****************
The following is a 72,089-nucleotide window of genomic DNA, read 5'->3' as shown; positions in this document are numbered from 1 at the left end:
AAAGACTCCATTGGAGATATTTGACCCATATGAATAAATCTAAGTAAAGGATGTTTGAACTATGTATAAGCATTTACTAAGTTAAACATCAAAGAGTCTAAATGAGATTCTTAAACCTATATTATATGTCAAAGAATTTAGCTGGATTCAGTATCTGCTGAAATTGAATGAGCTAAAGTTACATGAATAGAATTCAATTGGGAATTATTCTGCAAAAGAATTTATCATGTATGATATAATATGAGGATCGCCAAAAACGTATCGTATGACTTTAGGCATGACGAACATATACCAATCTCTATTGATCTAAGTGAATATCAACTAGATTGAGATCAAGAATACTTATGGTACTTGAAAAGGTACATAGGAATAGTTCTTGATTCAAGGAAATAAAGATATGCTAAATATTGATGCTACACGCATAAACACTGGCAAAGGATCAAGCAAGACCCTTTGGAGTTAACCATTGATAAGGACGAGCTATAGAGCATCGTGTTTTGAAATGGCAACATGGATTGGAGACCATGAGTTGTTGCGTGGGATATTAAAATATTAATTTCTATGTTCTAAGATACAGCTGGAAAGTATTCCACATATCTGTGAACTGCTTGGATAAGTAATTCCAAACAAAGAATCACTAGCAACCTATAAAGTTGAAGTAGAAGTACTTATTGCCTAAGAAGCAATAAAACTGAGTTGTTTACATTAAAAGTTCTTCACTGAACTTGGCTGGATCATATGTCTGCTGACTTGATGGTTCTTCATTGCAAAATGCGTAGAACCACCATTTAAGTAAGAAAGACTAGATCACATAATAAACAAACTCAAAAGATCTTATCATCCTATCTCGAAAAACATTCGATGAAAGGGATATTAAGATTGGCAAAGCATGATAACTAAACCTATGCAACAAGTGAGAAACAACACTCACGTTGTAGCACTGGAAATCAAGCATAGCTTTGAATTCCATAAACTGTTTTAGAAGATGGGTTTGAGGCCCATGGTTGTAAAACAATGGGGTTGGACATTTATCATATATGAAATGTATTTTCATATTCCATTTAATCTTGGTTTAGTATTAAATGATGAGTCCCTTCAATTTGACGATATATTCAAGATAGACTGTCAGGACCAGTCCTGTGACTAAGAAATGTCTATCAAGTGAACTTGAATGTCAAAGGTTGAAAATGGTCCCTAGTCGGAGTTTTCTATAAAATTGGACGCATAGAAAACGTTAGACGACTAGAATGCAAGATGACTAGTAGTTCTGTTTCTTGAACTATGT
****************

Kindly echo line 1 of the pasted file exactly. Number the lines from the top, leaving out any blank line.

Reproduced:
The following is a 72,089-nucleotide window of genomic DNA, read 5'->3' as shown; positions in this document are numbered from 1 at the left end: